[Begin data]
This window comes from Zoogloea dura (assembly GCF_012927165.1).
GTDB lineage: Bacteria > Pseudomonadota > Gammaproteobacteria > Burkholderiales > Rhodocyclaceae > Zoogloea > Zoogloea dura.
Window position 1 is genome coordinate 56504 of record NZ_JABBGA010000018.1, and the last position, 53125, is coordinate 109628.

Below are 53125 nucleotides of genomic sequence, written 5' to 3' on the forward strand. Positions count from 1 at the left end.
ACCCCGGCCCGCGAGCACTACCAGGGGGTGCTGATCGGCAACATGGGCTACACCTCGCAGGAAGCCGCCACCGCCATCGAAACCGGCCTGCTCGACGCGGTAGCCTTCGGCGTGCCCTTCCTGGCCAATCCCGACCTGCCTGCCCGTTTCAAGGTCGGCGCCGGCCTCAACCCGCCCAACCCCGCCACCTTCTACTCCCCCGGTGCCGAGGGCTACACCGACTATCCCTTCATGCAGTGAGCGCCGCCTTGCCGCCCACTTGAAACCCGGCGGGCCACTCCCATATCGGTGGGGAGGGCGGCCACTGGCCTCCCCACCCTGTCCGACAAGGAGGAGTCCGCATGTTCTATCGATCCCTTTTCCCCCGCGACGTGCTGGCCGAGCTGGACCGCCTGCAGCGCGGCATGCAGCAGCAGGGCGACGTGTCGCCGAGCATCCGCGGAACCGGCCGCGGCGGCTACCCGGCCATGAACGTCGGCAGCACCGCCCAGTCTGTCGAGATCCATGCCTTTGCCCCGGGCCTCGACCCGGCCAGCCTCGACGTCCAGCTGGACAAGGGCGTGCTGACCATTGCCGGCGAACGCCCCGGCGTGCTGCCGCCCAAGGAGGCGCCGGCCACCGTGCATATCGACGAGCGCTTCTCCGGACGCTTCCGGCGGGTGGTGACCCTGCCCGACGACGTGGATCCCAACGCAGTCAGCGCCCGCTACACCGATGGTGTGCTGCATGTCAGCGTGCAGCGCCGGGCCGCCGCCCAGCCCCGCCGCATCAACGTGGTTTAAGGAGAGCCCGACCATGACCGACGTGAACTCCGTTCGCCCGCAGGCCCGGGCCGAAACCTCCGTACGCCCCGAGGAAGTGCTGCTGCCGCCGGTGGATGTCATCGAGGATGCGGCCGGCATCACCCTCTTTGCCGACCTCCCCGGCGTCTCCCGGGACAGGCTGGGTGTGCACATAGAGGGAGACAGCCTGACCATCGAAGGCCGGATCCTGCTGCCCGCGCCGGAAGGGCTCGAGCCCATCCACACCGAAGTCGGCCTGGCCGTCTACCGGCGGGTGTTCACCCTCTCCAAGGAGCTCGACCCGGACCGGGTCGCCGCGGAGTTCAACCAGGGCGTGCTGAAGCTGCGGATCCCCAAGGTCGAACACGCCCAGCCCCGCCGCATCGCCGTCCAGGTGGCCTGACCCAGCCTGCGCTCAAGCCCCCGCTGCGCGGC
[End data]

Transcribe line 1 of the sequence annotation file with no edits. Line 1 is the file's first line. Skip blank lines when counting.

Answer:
This window comes from Zoogloea dura (assembly GCF_012927165.1).